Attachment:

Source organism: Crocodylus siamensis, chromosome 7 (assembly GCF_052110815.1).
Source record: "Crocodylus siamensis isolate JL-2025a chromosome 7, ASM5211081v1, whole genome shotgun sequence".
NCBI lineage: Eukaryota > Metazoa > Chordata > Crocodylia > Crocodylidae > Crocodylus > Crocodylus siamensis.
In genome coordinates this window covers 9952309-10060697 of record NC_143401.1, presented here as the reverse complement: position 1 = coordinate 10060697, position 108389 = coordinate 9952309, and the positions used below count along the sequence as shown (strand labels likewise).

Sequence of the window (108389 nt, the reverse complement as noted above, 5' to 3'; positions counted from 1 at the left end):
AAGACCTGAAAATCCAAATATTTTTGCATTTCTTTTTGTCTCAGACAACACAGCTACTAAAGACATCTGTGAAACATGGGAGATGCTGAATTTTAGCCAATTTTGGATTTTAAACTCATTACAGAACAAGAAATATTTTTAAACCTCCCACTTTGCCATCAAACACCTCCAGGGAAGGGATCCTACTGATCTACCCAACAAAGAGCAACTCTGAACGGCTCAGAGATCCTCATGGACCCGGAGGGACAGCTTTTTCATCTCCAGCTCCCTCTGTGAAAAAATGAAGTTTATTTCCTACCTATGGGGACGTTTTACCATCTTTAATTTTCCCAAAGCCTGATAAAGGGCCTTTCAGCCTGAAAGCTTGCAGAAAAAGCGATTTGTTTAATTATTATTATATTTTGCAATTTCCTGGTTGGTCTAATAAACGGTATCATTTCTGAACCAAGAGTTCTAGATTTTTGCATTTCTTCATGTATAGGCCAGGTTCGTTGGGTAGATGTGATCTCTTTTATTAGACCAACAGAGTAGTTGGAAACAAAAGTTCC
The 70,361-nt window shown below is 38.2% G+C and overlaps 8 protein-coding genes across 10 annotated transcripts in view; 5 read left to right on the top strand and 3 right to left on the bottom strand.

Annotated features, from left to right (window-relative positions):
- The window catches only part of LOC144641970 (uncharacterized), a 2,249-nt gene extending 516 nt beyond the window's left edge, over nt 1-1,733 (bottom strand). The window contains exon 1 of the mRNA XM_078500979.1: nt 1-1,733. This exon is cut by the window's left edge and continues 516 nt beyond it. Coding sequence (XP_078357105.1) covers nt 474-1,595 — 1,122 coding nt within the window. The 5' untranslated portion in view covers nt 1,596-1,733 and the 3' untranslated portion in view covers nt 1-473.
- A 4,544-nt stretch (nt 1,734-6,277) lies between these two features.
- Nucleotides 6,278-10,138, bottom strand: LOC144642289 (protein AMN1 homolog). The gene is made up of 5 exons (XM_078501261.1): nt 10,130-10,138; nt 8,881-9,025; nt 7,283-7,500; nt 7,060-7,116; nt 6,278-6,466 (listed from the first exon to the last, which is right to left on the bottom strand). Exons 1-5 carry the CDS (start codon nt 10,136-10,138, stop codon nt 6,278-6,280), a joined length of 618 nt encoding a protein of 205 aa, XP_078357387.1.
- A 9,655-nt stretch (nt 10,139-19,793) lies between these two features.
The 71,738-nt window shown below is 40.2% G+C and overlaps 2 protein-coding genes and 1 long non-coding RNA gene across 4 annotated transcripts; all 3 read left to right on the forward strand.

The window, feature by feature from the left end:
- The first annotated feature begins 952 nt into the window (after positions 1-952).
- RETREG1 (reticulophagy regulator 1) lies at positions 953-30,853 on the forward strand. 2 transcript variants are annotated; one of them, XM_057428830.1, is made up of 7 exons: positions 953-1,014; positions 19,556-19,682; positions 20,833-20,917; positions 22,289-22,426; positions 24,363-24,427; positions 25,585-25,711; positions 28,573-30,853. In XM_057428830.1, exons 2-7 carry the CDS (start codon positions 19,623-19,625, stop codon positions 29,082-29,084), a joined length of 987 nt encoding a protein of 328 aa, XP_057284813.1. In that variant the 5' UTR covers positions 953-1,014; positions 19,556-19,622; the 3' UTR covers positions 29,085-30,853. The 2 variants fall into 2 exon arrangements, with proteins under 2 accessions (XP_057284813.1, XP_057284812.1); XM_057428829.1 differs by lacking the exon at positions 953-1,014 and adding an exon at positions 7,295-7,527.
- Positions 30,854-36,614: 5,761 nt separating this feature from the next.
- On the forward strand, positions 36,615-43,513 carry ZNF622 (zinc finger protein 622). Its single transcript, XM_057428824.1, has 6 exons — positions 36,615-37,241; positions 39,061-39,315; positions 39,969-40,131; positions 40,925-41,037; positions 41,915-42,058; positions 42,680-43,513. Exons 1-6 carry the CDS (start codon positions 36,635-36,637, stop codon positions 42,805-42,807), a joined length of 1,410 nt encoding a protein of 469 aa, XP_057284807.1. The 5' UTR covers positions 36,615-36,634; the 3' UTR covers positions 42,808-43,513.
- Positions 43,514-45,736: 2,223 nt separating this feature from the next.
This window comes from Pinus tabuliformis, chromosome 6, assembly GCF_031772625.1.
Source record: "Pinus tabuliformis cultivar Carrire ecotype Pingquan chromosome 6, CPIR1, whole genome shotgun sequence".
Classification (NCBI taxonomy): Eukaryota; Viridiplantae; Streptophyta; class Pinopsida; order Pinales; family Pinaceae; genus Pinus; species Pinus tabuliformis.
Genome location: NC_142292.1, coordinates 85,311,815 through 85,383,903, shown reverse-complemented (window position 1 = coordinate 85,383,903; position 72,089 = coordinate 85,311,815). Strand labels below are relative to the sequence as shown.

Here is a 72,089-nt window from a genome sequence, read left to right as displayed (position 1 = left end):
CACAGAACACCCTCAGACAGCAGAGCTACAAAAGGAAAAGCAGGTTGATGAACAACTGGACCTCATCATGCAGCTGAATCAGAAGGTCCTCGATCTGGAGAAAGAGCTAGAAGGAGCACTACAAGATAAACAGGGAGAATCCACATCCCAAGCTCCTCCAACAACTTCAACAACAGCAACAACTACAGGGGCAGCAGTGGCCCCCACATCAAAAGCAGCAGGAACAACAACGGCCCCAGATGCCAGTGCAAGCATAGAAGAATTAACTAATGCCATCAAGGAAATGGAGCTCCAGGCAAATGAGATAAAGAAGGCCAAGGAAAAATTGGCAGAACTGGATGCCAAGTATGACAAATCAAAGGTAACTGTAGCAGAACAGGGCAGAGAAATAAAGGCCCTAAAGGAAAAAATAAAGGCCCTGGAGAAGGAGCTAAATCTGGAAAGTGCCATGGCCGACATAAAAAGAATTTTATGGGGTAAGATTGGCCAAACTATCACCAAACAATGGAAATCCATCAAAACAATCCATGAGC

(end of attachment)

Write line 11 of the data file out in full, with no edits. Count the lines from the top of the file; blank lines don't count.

- Nucleotides 6,278-10,138, bottom strand: LOC144642289 (protein AMN1 homolog). The gene is made up of 5 exons (XM_078501261.1): nt 10,130-10,138; nt 8,881-9,025; nt 7,283-7,500; nt 7,060-7,116; nt 6,278-6,466 (listed from the first exon to the last, which is right to left on the bottom strand). Exons 1-5 carry the CDS (start codon nt 10,136-10,138, stop codon nt 6,278-6,280), a joined length of 618 nt encoding a protein of 205 aa, XP_078357387.1.